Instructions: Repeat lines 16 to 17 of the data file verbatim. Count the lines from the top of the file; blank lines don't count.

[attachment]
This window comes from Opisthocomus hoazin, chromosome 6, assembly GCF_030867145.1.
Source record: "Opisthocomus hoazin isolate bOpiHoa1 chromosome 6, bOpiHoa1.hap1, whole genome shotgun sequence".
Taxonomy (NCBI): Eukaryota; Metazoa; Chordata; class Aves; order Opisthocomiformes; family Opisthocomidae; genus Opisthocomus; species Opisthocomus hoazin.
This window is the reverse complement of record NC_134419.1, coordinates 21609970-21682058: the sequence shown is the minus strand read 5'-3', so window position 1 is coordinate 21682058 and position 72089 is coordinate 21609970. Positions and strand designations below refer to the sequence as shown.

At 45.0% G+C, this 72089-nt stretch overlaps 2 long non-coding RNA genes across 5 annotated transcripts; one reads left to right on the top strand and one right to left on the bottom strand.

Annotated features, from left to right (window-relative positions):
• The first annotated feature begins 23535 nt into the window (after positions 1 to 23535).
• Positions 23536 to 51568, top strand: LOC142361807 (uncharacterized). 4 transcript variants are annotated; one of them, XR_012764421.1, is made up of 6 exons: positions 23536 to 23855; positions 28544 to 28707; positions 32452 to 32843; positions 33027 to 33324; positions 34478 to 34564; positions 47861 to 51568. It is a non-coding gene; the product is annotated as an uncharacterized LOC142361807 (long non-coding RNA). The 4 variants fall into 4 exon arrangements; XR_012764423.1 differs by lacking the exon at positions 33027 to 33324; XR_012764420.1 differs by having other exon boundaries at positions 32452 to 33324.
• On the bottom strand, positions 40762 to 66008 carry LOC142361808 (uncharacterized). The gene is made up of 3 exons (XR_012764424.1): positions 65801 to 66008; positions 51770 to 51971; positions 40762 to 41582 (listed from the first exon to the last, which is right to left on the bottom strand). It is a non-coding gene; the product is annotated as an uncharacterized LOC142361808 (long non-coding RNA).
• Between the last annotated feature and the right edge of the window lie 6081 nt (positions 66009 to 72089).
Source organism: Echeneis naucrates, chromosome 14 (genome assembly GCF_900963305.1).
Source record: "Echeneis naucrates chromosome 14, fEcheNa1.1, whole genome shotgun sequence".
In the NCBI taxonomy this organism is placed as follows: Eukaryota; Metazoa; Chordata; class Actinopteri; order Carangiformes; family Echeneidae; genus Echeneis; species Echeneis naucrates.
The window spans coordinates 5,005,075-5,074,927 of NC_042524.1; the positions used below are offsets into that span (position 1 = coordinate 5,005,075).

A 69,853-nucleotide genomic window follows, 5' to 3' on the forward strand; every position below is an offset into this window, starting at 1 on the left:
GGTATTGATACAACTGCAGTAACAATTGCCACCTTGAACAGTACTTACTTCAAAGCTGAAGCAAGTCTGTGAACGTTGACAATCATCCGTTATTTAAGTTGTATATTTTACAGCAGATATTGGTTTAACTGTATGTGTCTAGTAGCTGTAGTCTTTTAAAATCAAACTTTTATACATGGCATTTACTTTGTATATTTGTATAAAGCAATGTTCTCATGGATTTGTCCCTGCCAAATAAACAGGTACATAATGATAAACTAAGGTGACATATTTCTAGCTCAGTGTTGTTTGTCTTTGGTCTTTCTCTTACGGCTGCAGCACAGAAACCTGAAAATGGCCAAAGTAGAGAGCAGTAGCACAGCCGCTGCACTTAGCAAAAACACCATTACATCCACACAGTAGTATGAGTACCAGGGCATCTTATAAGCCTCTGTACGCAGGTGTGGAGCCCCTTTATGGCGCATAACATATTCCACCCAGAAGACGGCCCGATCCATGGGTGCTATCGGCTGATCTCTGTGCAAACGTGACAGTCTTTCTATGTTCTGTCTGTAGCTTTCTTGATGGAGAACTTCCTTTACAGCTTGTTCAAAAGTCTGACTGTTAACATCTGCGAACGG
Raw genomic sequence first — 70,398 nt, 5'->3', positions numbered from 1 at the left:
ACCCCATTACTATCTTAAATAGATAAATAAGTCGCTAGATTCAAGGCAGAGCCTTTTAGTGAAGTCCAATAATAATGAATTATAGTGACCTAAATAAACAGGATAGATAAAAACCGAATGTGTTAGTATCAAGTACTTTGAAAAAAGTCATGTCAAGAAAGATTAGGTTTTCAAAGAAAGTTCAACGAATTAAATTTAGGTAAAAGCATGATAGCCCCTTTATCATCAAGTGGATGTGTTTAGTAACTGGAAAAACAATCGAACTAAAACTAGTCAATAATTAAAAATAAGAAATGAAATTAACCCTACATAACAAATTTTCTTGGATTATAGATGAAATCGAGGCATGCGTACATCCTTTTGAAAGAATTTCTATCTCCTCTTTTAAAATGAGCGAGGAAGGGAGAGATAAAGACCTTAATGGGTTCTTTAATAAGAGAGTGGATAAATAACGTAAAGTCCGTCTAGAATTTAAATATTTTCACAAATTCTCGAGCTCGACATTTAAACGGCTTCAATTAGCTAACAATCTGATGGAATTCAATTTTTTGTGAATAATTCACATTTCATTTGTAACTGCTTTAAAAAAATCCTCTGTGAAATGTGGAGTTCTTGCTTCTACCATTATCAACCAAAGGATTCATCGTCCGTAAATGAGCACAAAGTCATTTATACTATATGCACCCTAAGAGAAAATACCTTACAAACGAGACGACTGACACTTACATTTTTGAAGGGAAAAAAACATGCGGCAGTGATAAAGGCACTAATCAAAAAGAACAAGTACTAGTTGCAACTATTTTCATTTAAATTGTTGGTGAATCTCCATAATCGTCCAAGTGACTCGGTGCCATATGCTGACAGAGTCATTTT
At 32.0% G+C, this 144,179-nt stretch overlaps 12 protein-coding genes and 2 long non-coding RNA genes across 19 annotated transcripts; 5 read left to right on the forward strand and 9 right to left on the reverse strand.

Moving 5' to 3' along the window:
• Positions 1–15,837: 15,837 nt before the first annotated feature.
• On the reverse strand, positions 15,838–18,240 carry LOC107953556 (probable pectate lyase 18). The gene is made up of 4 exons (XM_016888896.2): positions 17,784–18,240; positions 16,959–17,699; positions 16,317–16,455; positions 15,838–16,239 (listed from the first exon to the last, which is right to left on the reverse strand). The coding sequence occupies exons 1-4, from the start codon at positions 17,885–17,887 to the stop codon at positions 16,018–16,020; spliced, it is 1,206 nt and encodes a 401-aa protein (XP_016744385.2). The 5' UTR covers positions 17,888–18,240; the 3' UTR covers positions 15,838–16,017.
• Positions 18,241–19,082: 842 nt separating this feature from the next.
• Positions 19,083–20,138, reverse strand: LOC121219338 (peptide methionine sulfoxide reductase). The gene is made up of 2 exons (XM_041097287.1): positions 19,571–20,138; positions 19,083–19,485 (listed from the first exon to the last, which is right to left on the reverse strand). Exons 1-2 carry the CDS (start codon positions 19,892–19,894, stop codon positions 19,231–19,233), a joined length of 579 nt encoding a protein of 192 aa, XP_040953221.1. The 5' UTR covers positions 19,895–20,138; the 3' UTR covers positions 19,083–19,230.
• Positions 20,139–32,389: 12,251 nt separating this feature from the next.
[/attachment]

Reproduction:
GGTATTGATACAACTGCAGTAACAATTGCCACCTTGAACAGTACTTACTTCAAAGCTGAAGCAAGTCTGTGAACGTTGACAATCATCCGTTATTTAAGTTGTATATTTTACAGCAGATATTGGTTTAACTGTATGTGTCTAGTAGCTGTAGTCTTTTAAAATCAAACTTTTATACATGGCATTTACTTTGTATATTTGTATAAAGCAATGTTCTCATGGATTTGTCCCTGCCAAATAAACAGGTACATAATGATAAACTAAGGTGACATATTTCTAGCTCAGTGTTGTTTGTCTTTGGTCTTTCTCTTACGGCTGCAGCACAGAAACCTGAAAATGGCCAAAGTAGAGAGCAGTAGCACAGCCGCTGCACTTAGCAAAAACACCATTACATCCACACAGTAGTATGAGTACCAGGGCATCTTATAAGCCTCTGTACGCAGGTGTGGAGCCCCTTTATGGCGCATAACATATTCCACCCAGAAGACGGCCCGATCCATGGGTGCTATCGGCTGATCTCTGTGCAAACGTGACAGTCTTTCTATGTTCTGTCTGTAGCTTTCTTGATGGAGAACTTCCTTTACAGCTTGTTCAAAAGTCTGACTGTTAACATCTGCGAACGG
Raw genomic sequence first — 70,398 nt, 5'->3', positions numbered from 1 at the left: